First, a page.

The Modern Gaulish Language
The revival of the Gaulish language: Galáthach hAthevíu








Links:

1. A discussion group on, for and in the modern Gaulish language:

www.facebook.com/groups/moderngaulishlanguage/

2. A comprehensive English-Modern Gaulish-English dictionary:

www.glosbe.com/mis_gal/en/

3. A series of step-by-step lessons in several languages, including English, Portuguese, French, German and Italian:

https://moderngaulishlessons.wordpress.com

4. A memrise course:

http://www.memrise.com/course/802166/modern-gaulish-1/

5. a) A collection of translations of poetry and prose in modern and in old Gaulish:

https://www.amazon.com/Anthologia-Gallica-Senobrixta-Galáthach-hAthevíu-Poetry/dp/1511644265

b) a collection of original poetry, songs and stories in the modern Gaulish language:

https://www.amazon.com/CnusVl%C3%A1thu-Gal%C3%A1thach-Modern-Gaulish-Anthology/dp/1546815945

6. A collection of soundfiles, including songs, in  modern Gaulish:

https://www.youtube.com/watch?v=QQZGNIA8g2o&list=PLhTUHvgCLoUAEmRsQ9imUkR0JdoxWkq6K&index=1

7. A collection of essays on aspects of Gaulish language and culture:

https://independent.academia.edu/ModernGaulish


8. A translation of Asterix The Gaul in modern Gaulish:

http://asterixinmoderngaulish.myfreesites.com

9. A translation of Agrippa, a manga about Vercingetorix:

http://mangainmoderngaulish.myfreesites.com


I. Introduction
 
 
The Gaulish language
 
This document presents the revival of the Gaulish language. Gaulish is a Celtic language which was spoken widely throughout Western Europe from at least the seventh century BCE, when it was first attested, until the sixth century CE, when it was last attested. Its range covered the areas west and south of the Rhine, east of the Atlantic, north of the Pyrenees, throughout the Alps from west to east, south of the Alps into the Po valley, and eastwards into the Balkans and the Hungarian Plain. Through immigration it was carried into Asia Minor in the fourth century BCE and survived there at least until the fourth century CE. In the first century CE it was recorded by Tacitus as being virtually identical to and mutually intelligible with the language of the British Isles (referred to as Brittonic), which would later develop into the Welsh, Cornish and Breton languages. In the framework of the Celtic language family, Gaulish is also, but more distantly, related to Irish, and its daughter languages Scottish Gaelic and Manx. The area in which Gaulish was spoken was conquered by the Romans between approximately 150 BCE and 52 BCE, and incorporated into the Roman Empire. The language was put under pressure by Latin, first as used by the administration and military of the Empire, then as used by the state enforced christian religion, and finally by the early medieval christian church. Eventually the language gave way to a variety of Romance and Germanic languages, and ceased to be spoken.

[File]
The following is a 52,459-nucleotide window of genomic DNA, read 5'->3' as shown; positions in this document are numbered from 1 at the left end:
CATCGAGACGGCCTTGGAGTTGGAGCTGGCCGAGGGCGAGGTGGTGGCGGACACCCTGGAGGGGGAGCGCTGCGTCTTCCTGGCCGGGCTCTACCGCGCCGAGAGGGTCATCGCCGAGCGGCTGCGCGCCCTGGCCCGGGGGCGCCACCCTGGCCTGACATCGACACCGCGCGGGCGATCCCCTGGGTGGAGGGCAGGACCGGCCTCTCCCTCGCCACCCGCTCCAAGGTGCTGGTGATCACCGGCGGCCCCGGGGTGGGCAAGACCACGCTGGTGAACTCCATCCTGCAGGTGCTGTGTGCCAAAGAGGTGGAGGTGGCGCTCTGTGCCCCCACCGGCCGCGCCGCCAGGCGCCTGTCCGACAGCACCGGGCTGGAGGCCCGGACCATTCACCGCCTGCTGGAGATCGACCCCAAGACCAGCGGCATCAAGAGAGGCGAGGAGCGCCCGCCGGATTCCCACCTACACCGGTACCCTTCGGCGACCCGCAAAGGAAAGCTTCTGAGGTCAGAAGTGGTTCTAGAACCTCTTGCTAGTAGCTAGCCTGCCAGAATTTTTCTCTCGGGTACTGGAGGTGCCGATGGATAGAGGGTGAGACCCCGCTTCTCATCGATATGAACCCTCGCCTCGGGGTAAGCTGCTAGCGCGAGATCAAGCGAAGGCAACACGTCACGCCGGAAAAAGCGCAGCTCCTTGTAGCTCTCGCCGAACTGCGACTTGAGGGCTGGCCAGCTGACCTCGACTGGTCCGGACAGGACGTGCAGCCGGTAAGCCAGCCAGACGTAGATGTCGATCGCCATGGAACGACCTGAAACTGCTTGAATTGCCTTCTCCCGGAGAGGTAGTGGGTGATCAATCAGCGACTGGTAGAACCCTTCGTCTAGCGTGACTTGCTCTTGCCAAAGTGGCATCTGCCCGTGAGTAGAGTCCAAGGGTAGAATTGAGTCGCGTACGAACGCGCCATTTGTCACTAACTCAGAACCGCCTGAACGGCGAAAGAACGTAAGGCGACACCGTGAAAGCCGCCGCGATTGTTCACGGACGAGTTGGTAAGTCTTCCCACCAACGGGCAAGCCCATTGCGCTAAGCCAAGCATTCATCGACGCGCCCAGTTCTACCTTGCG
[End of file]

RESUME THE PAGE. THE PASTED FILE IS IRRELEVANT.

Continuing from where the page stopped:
Reconstruction
 
The Gaulish language is reasonably well attested, if imperfectly. There is a certain amount of recorded material available, and new material continues to be unearthed at a steady pace (e.g. the Chartres find, discovered early 2012). Drawing on the existent available material, and making use of the surviving Brittonic languages, as well as the Gaelic languages, for support and comparitive studies of such things as vocabulary, semantics and grammatic structure, a modernised version of the Gaulish language is here presented. Departing from the state in which Gaulish was last attested, that is Late Gaulish, the language of circa the fifth century CE, a series of soundchanges, phonetic evolutionary processes and grammatic innovations are postulated. As such, a hypothetical evolution of the language is constructed, the proposed outcome of which is a practically useable modern Celtic language, to be situated in the framework of the modern Celtic languages.
 
While the process of reconstructing or reassembling a language is challenging, it has been done as conscientiously as possible, starting from the original material and attempting to stay as faithful as possible to it, while applying a set of changes which could have been reasonably expected to have happened to the language had it not ceased to be spoken. These changes are based on evolutionary processes which can be observed in the available authentic material, as well as on related processes which have occurred in the related surviving languages. As much as possible, justification for changes and adaptation is provided by drawing from the original material. Creative imagination, or, to put it differently, making up random stuff , has been kept to a minimum. These various changes, adaptations and processes will be discussed in detail in the various sections dealing with them in the body of this document.